In my last post I wrote about new nest building activity by a pair of Carolina wrens that ended on June 10th. As of June 17th, when I accidentally flushed the female out of the nest, I have considered the nest to be occupied. Ten days later, June 27th, I saw the female leave the nest, and the following day, got a photo of her (above) as she arrived at the nest. Later that day, I saw the female bring food a couple of times.
Both parents have been bringing food since July 2nd. Here's some video:
While this was going on outside, I consulted Cornell Lab's Birds of North America database, and continued working through their online Bird Academy course, Think Like a Bird: Understanding Bird Behavior. I've found both of these to be extremely valuable resources as a second round of wrens-in-the-holler stories unfolds.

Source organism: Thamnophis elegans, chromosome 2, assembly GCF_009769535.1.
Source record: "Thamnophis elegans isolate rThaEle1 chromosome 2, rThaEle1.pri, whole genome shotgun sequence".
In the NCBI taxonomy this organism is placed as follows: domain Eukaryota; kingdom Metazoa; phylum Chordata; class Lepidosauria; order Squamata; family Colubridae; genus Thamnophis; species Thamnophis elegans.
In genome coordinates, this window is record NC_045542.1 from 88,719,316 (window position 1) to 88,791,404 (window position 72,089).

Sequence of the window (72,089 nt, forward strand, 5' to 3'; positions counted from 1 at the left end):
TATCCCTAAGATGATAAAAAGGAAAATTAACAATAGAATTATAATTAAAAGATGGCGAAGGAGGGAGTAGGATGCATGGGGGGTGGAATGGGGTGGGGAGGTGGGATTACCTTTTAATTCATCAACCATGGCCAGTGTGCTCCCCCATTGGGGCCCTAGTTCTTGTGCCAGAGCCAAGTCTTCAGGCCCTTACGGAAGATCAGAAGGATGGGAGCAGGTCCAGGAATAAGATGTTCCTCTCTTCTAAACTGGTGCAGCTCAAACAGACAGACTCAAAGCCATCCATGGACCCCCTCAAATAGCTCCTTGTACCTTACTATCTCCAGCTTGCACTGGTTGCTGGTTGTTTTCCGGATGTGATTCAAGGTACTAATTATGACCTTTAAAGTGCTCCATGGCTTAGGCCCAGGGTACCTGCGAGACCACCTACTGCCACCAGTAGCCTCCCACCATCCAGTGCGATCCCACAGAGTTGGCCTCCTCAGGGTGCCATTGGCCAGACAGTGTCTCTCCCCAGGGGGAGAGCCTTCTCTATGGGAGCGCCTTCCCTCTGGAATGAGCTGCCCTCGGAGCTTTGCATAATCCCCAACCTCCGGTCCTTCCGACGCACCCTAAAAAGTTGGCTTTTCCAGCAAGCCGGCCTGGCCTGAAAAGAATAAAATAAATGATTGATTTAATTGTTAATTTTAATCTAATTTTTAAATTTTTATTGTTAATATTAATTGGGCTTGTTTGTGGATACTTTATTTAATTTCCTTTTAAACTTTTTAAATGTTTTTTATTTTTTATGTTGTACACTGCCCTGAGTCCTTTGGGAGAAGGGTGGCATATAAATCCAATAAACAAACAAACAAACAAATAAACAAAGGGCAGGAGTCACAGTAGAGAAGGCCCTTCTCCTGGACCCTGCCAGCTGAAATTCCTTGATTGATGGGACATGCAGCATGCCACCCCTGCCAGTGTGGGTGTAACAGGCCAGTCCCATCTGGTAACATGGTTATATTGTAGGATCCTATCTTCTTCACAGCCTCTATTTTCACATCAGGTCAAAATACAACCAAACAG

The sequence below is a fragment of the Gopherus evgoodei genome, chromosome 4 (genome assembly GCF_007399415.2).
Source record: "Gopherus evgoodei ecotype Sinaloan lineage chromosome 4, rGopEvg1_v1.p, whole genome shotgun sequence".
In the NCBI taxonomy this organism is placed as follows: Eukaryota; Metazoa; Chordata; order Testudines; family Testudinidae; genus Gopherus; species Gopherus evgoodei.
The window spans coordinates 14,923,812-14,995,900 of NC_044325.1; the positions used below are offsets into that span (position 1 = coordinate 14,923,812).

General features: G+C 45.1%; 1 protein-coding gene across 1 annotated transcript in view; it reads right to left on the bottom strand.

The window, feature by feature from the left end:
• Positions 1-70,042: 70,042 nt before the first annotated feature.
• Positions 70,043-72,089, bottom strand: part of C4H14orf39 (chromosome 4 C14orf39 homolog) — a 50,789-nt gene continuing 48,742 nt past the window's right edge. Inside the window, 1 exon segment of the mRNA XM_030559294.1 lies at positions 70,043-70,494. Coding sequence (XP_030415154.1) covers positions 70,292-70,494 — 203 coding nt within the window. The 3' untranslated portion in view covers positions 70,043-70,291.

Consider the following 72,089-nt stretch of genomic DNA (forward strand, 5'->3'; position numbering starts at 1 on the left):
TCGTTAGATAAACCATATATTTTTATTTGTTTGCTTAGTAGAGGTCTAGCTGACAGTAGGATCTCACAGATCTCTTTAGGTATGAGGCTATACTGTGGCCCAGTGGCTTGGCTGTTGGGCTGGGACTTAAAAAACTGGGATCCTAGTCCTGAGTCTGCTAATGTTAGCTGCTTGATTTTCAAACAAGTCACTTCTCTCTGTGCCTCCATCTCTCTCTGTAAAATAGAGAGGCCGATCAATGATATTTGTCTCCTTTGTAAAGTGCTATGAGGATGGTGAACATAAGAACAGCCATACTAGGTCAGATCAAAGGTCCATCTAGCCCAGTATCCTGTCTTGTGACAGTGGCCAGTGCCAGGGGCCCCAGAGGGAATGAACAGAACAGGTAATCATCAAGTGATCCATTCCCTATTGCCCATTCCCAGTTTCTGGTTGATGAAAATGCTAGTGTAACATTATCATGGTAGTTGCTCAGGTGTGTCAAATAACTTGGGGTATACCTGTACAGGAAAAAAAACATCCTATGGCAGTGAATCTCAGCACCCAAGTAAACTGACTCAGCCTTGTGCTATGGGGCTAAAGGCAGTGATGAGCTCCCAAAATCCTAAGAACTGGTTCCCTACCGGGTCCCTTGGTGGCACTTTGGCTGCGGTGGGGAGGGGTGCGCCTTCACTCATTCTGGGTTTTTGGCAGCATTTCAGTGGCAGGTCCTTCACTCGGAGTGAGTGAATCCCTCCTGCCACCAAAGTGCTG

Based on info from Birds of North America, I guessed that the nestlings would fledge sometime on Friday, the 6th of July.
I noticed an increase in the number of flights to the nest by both parents on July 5th. During the trips later in the day, the approach behavior of the parents shifted, with the mom coming to the porch rail and hopping back and forth before going up into the nest.
Also on the 5th, I got this video of the dad catching a bug. He had just been to the nest, and was singing after his exit, when he saw a bug and went after it:
This is the last video of activity at the second nest for this wren couple. Instead of taking food directly to the nest upon arrival, the mom wren sat above or below the nest making soft vocalizations for several seconds before entering. In this video, you can hear the dad wren singing fairly close by:
I may have caught a brief glimpse of at least one fledgling, but I could not get my camera or binoculars quick enough to verify this before the bird dropped out of sight under the porch.
Today, except for vocalizations of a male wren at the edge of the woods near the nest, it is very quiet. I am assuming all surviving nestlings have fledged. I'll watch, now, for any return visits by this second round of wrens, and for whatever else may draw my gaze around and beyond my planter garden.